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This collection, digitized in collaboration with the Michigan Daily and the Board for Student Publications, contains materials that are protected by copyright law. Access to these materials is provided for non-profit educational and research purposes. If you use an item from this collection, it is your responsibility to consider the work's copyright status and obtain any required permission.

November 19, 1896 - Image 2

Resource type:
U. of M. Daily, 1896-11-19

Disclaimer: Computer generated plain text may have errors. Read more about this.


tublished Daily (Sndays excepted) during
the College year, at
OrFIE: Times building, 79 S. Main St. be-
tween Liberty and William Sts.
J. F. TOMAs, 97.
o. H. HANs,'98.
E. L. GEIsMER, '98 L. F. S. SIMONs, '8.
B. B. MlETnEANY, '99. 1. B. SKILLMA, '98 L.
F. M. LooMIs, '98. H. H. CORwIN, '99.
C. M. GREEN, 99, Athletic Editor.
W. W. Hughes, '98. S. W. Smith, '7.
F. A. Fucik, '9E. Louise Dodge, '99.
W. P. Morrill, '98. Butler Lamb, 1900.
A. SI. Smith, '7. C. Lull, jr., 995 7.
The subscription price of the Daily is $2.50
for the college year, with a regular delivery
before noon each day. Notices, communica-
tions, and other matter intended for publica-
tion must be handed in at the Daily office be-
fose s p. m., or mailed to the editor before 3
p. m., of the day previous to that on which
they are expected to appear
Subscriptions may be left at The Daily
Office, Meyer's or Stolid's Newstand, or
with Business slanager. Subcribers will con-
fer a favor by reporting promptly at this
office any failure of carriers to deliver paper.
The Daily Board is under obliga-
tions to the Women's League for in-
vitations to an At Home in honor of
Dr. Mosher, Friday evening, Nov. 20.
While the resignations of President
Prentiss and of Captain Seter from
his directorship aire to be regretted,
the Athletic Association is to be con-
gratulated on the election of two good
men. Especially is the selection of J.
DeForest Richards as president, a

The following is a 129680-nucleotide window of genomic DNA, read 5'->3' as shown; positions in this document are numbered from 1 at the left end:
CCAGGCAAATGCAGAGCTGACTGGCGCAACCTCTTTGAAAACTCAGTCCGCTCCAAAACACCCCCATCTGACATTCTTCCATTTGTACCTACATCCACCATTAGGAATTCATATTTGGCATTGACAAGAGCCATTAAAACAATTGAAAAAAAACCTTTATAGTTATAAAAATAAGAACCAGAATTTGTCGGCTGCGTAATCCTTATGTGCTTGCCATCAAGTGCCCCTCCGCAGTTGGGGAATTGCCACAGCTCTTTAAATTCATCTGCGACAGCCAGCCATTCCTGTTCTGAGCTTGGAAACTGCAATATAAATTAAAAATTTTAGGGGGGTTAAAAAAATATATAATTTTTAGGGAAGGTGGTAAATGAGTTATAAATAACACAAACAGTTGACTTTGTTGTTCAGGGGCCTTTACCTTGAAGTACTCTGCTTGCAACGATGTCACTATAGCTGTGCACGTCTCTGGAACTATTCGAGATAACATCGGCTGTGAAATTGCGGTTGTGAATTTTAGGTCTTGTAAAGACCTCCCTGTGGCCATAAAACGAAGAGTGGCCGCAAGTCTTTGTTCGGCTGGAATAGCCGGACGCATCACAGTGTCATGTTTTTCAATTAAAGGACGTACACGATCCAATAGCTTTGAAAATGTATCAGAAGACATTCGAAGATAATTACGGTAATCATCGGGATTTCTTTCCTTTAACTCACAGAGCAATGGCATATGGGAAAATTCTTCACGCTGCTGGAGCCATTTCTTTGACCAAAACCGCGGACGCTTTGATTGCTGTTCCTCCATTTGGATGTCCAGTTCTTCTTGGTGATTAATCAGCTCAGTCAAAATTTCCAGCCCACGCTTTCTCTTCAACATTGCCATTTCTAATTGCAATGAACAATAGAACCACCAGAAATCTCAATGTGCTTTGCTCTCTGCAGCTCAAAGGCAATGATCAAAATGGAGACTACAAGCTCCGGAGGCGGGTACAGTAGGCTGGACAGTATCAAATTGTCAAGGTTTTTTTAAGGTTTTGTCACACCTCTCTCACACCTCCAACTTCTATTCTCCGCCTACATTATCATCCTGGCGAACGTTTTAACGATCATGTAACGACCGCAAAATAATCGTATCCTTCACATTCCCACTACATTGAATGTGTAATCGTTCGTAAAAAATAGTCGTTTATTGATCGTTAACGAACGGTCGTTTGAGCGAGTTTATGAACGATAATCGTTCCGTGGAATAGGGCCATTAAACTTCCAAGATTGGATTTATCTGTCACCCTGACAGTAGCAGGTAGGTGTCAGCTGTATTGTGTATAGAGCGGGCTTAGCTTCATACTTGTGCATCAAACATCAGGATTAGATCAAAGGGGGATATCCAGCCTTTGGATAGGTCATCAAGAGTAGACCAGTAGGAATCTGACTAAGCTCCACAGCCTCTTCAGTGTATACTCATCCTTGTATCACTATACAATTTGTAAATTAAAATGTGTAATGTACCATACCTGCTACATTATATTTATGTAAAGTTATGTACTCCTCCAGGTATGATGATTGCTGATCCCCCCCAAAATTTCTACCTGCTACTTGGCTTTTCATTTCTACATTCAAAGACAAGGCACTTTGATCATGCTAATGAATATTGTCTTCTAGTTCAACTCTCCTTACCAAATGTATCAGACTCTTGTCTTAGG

fortunate choice. We predict for the
association a prosperous year under
his administration.
The Daily will come out with a yel-
low and blue edition to celebrate
Thanksgiving. The issue will be eight
pages, four yellow and four blue. It
will be delivered to regular subschib-
ers free of extra charge and will be
sold in Ann Arbor, on the special train
and at the Chicago game. A special
feature will be a collection of songs
and yells for use at the game. With
the co-operation of lthe yellmaster ar-
rangements are being made to use
these before and during the struggle.
Every student is urged to send to the
Daily catchy yells and songs to be
sung to popular tunes. The response
to this request at the time of the De-
troit game was very liberal and it is
honed that it will be so now. Use
your ability and aid in making things
interesting while the team fights for
the championship.
Reserved Seat Tickets.
Tickets for the Mtichigan-Chicago
game are now on sale at Sh'eahas
book store. Sections M and N with
10 boxes have been reserved for the
Ann Arbor delegation. These seats
are on the east side, and are consid-
ered the best in the Coliseum. They
will be held until Friday evening, No-

vember 20, when those not sold will
be returned to Chicago. Prices: gen-
eral admission, $1. Reserved seats,
including admission, $1.50. Boxes $15
Snd $20.


English at Harvard. _
The following from the Washington
Post makes interesting reading and
presents a question that is of import-
once to educators:
"The Harvard Board of Overseers
have for a number of years, been en-
dsavorin gosdevise sone plan for
raising the Standard of requirements
in English for matriculates at the col- V © ©
lege. It will be recalled that these
guardians of that venerable seat of Men weari one of our
learning created a sensation-a very